54to ensure that special programmes under the centres of excellence continue to address the specific issue of ICT training for poverty alleviation, and to give top priority to these centres;

5to continue to foster the development of innovative models in order to reduce poverty and bridge the digital divide in the developing countries successfully;

6to encourage innovation and the use of emerging technologies; and the development of business models or other new innovative ways to help telecom operators reduce costs thereby bridging the digital divide;

76to continue to identify key ICT applications in rural areas and to cooperate with specialized organizations with a view to developing a standardized userfriendly content format that overcomes the barrier of literacy and language;

87to continue to assist in reducing access costs by encouraging manufacturers to develop appropriate technology scalable to broadband applications and having a low operating and maintenance cost, this having been adopted as a key objective of the Union as a whole and ITU Telecommunication Development Sector (ITUD) in particular;

98to assist and support developing countries in researching and assessing difficulties and challenges in the operation and maintenance of multipurpose community telecentres in rural and remote areas, with a view to advising developing countries on models of multipurpose community telecentres, including digital inclusion, in rural and remote areas adapted to local circumstances;

109to encourage members to provide ITU with ICT rural experiences, which can then be put on the ITUD website;

110to continue to assist the Member States and Sector Members in developing a pro-competition policy and regulatory framework for ICTs, including online services and electronic commerce, as well as capacity building in connectivity and accessibility, taking into account the specific needs of women, marginal, vulnerable and disadvantaged groups;

121to continue to encourage development of broadcast-mode methods for promoting ICT uses in rural areas;

132to continue to help in promoting greater participation of women in ICT initiatives, particularly in rural areasareas as well as persons with disabilities and specific needs;

143to promote the implementation of studies or projects and activities, in collaboration with the ITU Radiocommunication Sector (ITUR), with a view, on the one hand, to complementing national radiocommunication systems, including satellite systems, and, on the other, to increasing knowledge and capacities thereof, in order to achieve optimum utilization of the orbit spectrum resource, with the aim of stimulating the development and coverage of satellite broadband for bridging the digital divide;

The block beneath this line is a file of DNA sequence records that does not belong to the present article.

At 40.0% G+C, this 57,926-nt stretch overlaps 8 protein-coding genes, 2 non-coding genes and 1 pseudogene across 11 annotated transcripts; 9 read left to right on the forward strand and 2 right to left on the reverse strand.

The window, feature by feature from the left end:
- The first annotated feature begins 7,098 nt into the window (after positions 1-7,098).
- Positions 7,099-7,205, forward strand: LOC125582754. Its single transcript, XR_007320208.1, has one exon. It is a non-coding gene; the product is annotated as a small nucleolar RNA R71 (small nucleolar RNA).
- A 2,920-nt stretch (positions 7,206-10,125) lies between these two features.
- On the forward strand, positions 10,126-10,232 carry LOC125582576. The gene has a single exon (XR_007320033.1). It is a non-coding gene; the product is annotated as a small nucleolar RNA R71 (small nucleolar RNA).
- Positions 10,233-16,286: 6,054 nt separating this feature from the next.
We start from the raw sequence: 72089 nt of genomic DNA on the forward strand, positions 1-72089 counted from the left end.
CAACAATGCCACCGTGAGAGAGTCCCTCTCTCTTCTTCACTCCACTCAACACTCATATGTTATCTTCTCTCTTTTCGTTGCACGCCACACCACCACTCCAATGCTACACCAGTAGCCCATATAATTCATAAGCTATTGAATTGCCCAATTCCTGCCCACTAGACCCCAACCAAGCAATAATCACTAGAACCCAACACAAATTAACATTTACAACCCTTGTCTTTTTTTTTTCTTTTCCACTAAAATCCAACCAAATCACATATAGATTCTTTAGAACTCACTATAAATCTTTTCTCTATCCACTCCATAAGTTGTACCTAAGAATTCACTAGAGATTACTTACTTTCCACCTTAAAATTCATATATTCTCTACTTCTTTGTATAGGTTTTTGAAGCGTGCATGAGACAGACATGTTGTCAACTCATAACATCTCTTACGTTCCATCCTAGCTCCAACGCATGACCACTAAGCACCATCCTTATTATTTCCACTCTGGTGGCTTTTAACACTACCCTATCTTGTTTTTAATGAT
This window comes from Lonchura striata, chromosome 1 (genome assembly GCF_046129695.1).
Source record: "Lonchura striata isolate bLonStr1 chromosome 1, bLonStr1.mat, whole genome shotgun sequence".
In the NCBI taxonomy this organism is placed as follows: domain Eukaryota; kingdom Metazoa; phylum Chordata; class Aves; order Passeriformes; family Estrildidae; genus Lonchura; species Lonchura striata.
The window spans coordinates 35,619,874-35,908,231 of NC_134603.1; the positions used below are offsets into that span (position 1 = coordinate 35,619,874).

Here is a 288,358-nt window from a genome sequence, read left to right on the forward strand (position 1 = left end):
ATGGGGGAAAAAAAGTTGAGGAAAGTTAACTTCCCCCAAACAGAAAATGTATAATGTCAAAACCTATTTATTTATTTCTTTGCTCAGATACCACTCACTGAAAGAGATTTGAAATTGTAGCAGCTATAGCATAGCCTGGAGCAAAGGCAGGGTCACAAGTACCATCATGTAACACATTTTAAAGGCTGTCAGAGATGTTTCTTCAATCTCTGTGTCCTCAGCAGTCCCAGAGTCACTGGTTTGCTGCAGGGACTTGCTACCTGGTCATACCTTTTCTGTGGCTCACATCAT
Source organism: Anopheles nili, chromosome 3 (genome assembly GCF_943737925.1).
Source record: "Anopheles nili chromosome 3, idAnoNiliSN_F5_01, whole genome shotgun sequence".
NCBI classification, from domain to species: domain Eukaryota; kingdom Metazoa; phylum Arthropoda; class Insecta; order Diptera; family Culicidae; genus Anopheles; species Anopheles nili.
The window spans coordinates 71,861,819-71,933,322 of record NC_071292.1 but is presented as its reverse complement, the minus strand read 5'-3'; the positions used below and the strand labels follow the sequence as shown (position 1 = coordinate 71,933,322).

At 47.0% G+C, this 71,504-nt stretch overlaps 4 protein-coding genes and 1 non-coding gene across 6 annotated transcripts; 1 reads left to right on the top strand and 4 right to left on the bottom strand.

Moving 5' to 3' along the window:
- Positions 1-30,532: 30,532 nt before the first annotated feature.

154to analyse the adoption of measures for collaboration with ITUR, in order to support studies, projects or systems and, at the same time, to implement joint activities which seek to build capacities in efficient use of the orbit/spectrum resource for the provision of satellite services, with a view to achieving affordable access to satellite broadband and facilitating network connectivity between different areas, countries and regions, especially in the developing countries,

invites Member States

1to consider promoting relevant policies to foster public and private investment in the development and construction of radiocommunication systems, including satellite systems, in their countries and regions, and to consider including the use of such systems in their national and/or regional broadband plans, as an additional tool that will help to bridge the digital divide and meet telecommunication/ICT needs, especially in the developing countries.

2to work collectively with relevant stakeholders, such as telecom operators, international, regional and national associations, organisations, civil society, private sectors to bridge the digital divide.

13to give priority to ITU regionally approved initiatives at the national, regional, interregional and global levels, that reflect optimal integration of ICT with the aim of bridging the digital divide.[A11]


[A1]Inserted from Res.50, “recognizing” section, item (b)

[A2]Inserted from Res.50, “recognizing” section, item (c)

[A3]Inserted from Res.50, “recognizing” section, item (e)

[A4]Inserted from Res.50, “recognizing” section, item (f)

[A5]Inserted from Res.50, “recognizing” section, item (d)

[A6]Inserted from Res.50, “considering” section, item (a)

[A7]Inserted from Res.50, “considering” section, item (c)

[A8]Inserted from Res.50, “considering” section, item (d)

[A9]Inserted from Res.50, “considering” section, item (b)

[A10]Inserted from Res.50, “resolves” section

[A11]Inserted from Res.50, action item under “invites Member States” section